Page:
Elizabeth Goldstein, president, California State Parks Foundation

“State parks fared well in this budget proposal and we are pleased to see the era of state park closures seems to be behind us. We read the overall tone of the budget for state parks as one that anticipates state government really focusing on building a better future for our state parks. And we couldn’t agree more that a focus on that future, of truly moving our parks forward, is the collective priority for all of us in the state parks movement. CSPF is especially pleased to see the commitment for $20 million in General Fund for deferred maintenance in state parks. While it remains a drop in the bucket toward a backlog estimated at more than $1.3 billion, like a parched California during a statewide drought, we eagerly welcome those essential drops in the bucket. Especially since last year’s proposal for $40 million for deferred maintenance needs was never enacted, this proposed $20 million is critical. The state parks budget also includes a very modest increase in funding from the revenues that parks earn every year, and directs that specifically to continue existing service levels in parks. While we are very pleased this means no state park closures are on the horizon, the proposed $16 million increase is only one-time, and falls short of complete restoration of visitor services, hours of availability, and park amenities that will attract current and new visitors. The budget rightly points out that the case for a more certain and sustainable funding picture for our state parks system is needed, and we wholeheartedly agree. CSPF remains steadfastly committed to pursuing new and additional funding for our state parks system and we will continue to work with the Administration, Department, Legislature, and all our partners and stakeholders on this essential goal. The new transformation team within the Department of Parks & Recreation is another positive signal of important changes that will make the Department and the parks system better equipped to manage state parks for the future and make state parks more relevant to all Californians. CSPF has already offered our organization’s help, research, and support for the effort to the team leadership and look forward to continuing to work with them. We thank Governor Brown for a budget proposal that will now tee up important dialogue in the state Legislature about the future of our parks, and how to fund that future. We look forward to working with the governor’s office, the Legislature, the Department, and all our park partners and stakeholders to support this budget proposal and bring about positive and much-needed changes for our state parks.”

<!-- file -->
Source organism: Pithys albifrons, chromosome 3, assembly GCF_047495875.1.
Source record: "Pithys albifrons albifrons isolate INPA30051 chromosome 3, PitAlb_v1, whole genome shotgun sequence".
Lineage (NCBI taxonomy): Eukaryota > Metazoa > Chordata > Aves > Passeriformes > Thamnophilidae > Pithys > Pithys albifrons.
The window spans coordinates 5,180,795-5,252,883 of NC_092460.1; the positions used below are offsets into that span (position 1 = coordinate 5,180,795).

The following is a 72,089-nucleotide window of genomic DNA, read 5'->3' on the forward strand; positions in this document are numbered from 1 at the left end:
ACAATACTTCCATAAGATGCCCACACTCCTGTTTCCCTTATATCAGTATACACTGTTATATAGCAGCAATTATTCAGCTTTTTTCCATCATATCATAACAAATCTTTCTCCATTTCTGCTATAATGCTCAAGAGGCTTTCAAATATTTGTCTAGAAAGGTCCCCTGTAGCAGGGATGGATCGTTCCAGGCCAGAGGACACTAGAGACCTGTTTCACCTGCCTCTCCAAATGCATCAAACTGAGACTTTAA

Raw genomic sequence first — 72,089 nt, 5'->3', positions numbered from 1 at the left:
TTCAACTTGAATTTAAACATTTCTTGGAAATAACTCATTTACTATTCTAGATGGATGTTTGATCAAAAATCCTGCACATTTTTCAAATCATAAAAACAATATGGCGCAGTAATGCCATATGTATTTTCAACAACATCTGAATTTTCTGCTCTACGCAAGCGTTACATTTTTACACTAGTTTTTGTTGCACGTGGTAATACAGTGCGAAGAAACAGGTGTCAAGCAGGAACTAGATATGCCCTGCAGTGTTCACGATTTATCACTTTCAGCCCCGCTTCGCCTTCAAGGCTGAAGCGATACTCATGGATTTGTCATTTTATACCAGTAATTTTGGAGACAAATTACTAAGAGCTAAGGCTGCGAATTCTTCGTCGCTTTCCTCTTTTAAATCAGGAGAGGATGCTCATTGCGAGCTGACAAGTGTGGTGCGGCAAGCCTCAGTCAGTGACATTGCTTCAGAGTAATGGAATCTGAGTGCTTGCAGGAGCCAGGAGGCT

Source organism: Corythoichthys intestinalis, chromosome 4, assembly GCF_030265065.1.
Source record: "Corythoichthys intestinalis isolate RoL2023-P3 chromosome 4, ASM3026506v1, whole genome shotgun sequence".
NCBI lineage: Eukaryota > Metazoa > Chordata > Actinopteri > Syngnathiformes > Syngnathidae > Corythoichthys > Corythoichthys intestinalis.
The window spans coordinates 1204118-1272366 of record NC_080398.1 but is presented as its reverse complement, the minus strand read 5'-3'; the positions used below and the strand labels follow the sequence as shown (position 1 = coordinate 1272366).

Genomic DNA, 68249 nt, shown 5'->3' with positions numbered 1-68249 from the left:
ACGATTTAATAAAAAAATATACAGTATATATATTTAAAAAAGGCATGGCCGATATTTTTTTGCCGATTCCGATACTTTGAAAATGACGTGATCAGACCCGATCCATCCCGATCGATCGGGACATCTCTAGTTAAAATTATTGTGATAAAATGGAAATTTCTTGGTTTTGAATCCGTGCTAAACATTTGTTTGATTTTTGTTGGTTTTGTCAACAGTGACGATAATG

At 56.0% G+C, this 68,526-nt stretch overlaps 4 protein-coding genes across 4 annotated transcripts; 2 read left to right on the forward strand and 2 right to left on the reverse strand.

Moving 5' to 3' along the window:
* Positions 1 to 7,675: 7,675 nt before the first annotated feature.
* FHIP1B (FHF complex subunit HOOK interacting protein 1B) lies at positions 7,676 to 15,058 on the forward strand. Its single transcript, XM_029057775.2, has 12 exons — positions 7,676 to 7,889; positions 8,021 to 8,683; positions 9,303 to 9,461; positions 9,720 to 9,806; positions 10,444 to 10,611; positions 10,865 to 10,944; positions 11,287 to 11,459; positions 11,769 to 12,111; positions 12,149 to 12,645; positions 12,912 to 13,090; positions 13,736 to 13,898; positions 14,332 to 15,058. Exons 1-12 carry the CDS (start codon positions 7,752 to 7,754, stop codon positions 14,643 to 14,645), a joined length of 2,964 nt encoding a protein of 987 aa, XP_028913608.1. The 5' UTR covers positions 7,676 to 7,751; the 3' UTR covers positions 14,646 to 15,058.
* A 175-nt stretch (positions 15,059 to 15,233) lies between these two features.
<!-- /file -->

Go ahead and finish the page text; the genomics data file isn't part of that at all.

Dean Vogel, president, California Teachers Association